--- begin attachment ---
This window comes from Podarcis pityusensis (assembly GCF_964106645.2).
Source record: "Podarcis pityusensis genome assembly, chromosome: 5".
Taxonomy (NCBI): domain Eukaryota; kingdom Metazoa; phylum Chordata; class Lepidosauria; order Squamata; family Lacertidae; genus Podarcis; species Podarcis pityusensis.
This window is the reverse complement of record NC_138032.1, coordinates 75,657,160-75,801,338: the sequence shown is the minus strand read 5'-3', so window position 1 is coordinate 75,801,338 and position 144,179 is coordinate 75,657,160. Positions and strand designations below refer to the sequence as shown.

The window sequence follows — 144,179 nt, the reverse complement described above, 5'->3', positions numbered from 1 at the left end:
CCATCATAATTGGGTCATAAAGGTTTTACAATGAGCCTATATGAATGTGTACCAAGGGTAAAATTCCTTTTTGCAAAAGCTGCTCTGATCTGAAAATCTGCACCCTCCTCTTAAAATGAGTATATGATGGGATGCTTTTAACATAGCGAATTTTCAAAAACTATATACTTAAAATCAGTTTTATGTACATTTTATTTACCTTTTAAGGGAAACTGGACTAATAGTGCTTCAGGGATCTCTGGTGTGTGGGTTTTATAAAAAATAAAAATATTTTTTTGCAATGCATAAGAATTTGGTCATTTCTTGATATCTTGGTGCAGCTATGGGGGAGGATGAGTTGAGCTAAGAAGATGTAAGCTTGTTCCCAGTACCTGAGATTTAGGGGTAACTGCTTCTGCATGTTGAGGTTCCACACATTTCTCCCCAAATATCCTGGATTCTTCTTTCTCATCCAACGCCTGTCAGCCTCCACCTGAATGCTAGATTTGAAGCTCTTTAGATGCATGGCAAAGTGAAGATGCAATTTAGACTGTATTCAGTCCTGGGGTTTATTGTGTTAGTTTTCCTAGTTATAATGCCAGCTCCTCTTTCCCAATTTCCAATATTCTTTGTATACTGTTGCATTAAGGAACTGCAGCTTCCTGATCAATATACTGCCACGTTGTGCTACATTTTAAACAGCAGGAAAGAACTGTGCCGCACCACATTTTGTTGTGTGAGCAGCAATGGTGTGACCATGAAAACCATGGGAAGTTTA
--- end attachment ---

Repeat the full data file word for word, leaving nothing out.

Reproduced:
This window comes from Podarcis pityusensis (assembly GCF_964106645.2).
Source record: "Podarcis pityusensis genome assembly, chromosome: 5".
Taxonomy (NCBI): domain Eukaryota; kingdom Metazoa; phylum Chordata; class Lepidosauria; order Squamata; family Lacertidae; genus Podarcis; species Podarcis pityusensis.
This window is the reverse complement of record NC_138032.1, coordinates 75,657,160-75,801,338: the sequence shown is the minus strand read 5'-3', so window position 1 is coordinate 75,801,338 and position 144,179 is coordinate 75,657,160. Positions and strand designations below refer to the sequence as shown.

The window sequence follows — 144,179 nt, the reverse complement described above, 5'->3', positions numbered from 1 at the left end:
CCATCATAATTGGGTCATAAAGGTTTTACAATGAGCCTATATGAATGTGTACCAAGGGTAAAATTCCTTTTTGCAAAAGCTGCTCTGATCTGAAAATCTGCACCCTCCTCTTAAAATGAGTATATGATGGGATGCTTTTAACATAGCGAATTTTCAAAAACTATATACTTAAAATCAGTTTTATGTACATTTTATTTACCTTTTAAGGGAAACTGGACTAATAGTGCTTCAGGGATCTCTGGTGTGTGGGTTTTATAAAAAATAAAAATATTTTTTTGCAATGCATAAGAATTTGGTCATTTCTTGATATCTTGGTGCAGCTATGGGGGAGGATGAGTTGAGCTAAGAAGATGTAAGCTTGTTCCCAGTACCTGAGATTTAGGGGTAACTGCTTCTGCATGTTGAGGTTCCACACATTTCTCCCCAAATATCCTGGATTCTTCTTTCTCATCCAACGCCTGTCAGCCTCCACCTGAATGCTAGATTTGAAGCTCTTTAGATGCATGGCAAAGTGAAGATGCAATTTAGACTGTATTCAGTCCTGGGGTTTATTGTGTTAGTTTTCCTAGTTATAATGCCAGCTCCTCTTTCCCAATTTCCAATATTCTTTGTATACTGTTGCATTAAGGAACTGCAGCTTCCTGATCAATATACTGCCACGTTGTGCTACATTTTAAACAGCAGGAAAGAACTGTGCCGCACCACATTTTGTTGTGTGAGCAGCAATGGTGTGACCATGAAAACCATGGGAAGTTTA